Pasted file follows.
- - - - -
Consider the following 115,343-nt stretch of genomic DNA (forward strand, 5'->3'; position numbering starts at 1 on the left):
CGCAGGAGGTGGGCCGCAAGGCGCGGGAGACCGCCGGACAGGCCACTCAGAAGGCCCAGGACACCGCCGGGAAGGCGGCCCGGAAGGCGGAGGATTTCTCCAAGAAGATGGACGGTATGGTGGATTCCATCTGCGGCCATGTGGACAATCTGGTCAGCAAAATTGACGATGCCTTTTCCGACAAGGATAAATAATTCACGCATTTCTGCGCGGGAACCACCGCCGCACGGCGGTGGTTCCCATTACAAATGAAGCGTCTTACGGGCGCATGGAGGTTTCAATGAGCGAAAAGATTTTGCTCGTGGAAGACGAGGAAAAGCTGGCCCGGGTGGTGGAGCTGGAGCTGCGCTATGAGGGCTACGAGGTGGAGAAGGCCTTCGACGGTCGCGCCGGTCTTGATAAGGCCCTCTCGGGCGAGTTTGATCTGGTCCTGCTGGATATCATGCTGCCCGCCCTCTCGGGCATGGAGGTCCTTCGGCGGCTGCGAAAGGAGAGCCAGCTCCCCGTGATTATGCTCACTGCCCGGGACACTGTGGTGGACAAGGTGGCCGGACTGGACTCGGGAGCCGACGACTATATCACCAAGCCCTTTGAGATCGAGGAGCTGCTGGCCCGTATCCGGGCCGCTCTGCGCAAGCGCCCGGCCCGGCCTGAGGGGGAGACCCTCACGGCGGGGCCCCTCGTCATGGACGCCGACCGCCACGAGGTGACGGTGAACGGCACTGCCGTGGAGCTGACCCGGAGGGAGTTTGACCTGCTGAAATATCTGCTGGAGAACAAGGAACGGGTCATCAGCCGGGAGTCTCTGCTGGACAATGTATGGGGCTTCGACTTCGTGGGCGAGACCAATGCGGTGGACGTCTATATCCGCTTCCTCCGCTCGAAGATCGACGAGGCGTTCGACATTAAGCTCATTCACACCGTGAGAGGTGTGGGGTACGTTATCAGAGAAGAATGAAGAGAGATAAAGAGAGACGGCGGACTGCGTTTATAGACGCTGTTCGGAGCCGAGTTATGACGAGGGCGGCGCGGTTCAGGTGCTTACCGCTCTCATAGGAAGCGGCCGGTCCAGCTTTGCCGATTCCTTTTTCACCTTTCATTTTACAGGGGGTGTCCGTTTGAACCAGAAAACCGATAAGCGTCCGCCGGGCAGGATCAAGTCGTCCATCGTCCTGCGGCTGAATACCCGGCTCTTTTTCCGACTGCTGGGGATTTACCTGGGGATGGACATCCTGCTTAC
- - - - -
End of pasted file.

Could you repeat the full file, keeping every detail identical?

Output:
Consider the following 115,343-nt stretch of genomic DNA (forward strand, 5'->3'; position numbering starts at 1 on the left):
CGCAGGAGGTGGGCCGCAAGGCGCGGGAGACCGCCGGACAGGCCACTCAGAAGGCCCAGGACACCGCCGGGAAGGCGGCCCGGAAGGCGGAGGATTTCTCCAAGAAGATGGACGGTATGGTGGATTCCATCTGCGGCCATGTGGACAATCTGGTCAGCAAAATTGACGATGCCTTTTCCGACAAGGATAAATAATTCACGCATTTCTGCGCGGGAACCACCGCCGCACGGCGGTGGTTCCCATTACAAATGAAGCGTCTTACGGGCGCATGGAGGTTTCAATGAGCGAAAAGATTTTGCTCGTGGAAGACGAGGAAAAGCTGGCCCGGGTGGTGGAGCTGGAGCTGCGCTATGAGGGCTACGAGGTGGAGAAGGCCTTCGACGGTCGCGCCGGTCTTGATAAGGCCCTCTCGGGCGAGTTTGATCTGGTCCTGCTGGATATCATGCTGCCCGCCCTCTCGGGCATGGAGGTCCTTCGGCGGCTGCGAAAGGAGAGCCAGCTCCCCGTGATTATGCTCACTGCCCGGGACACTGTGGTGGACAAGGTGGCCGGACTGGACTCGGGAGCCGACGACTATATCACCAAGCCCTTTGAGATCGAGGAGCTGCTGGCCCGTATCCGGGCCGCTCTGCGCAAGCGCCCGGCCCGGCCTGAGGGGGAGACCCTCACGGCGGGGCCCCTCGTCATGGACGCCGACCGCCACGAGGTGACGGTGAACGGCACTGCCGTGGAGCTGACCCGGAGGGAGTTTGACCTGCTGAAATATCTGCTGGAGAACAAGGAACGGGTCATCAGCCGGGAGTCTCTGCTGGACAATGTATGGGGCTTCGACTTCGTGGGCGAGACCAATGCGGTGGACGTCTATATCCGCTTCCTCCGCTCGAAGATCGACGAGGCGTTCGACATTAAGCTCATTCACACCGTGAGAGGTGTGGGGTACGTTATCAGAGAAGAATGAAGAGAGATAAAGAGAGACGGCGGACTGCGTTTATAGACGCTGTTCGGAGCCGAGTTATGACGAGGGCGGCGCGGTTCAGGTGCTTACCGCTCTCATAGGAAGCGGCCGGTCCAGCTTTGCCGATTCCTTTTTCACCTTTCATTTTACAGGGGGTGTCCGTTTGAACCAGAAAACCGATAAGCGTCCGCCGGGCAGGATCAAGTCGTCCATCGTCCTGCGGCTGAATACCCGGCTCTTTTTCCGACTGCTGGGGATTTACCTGGGGATGGACATCCTGCTTAC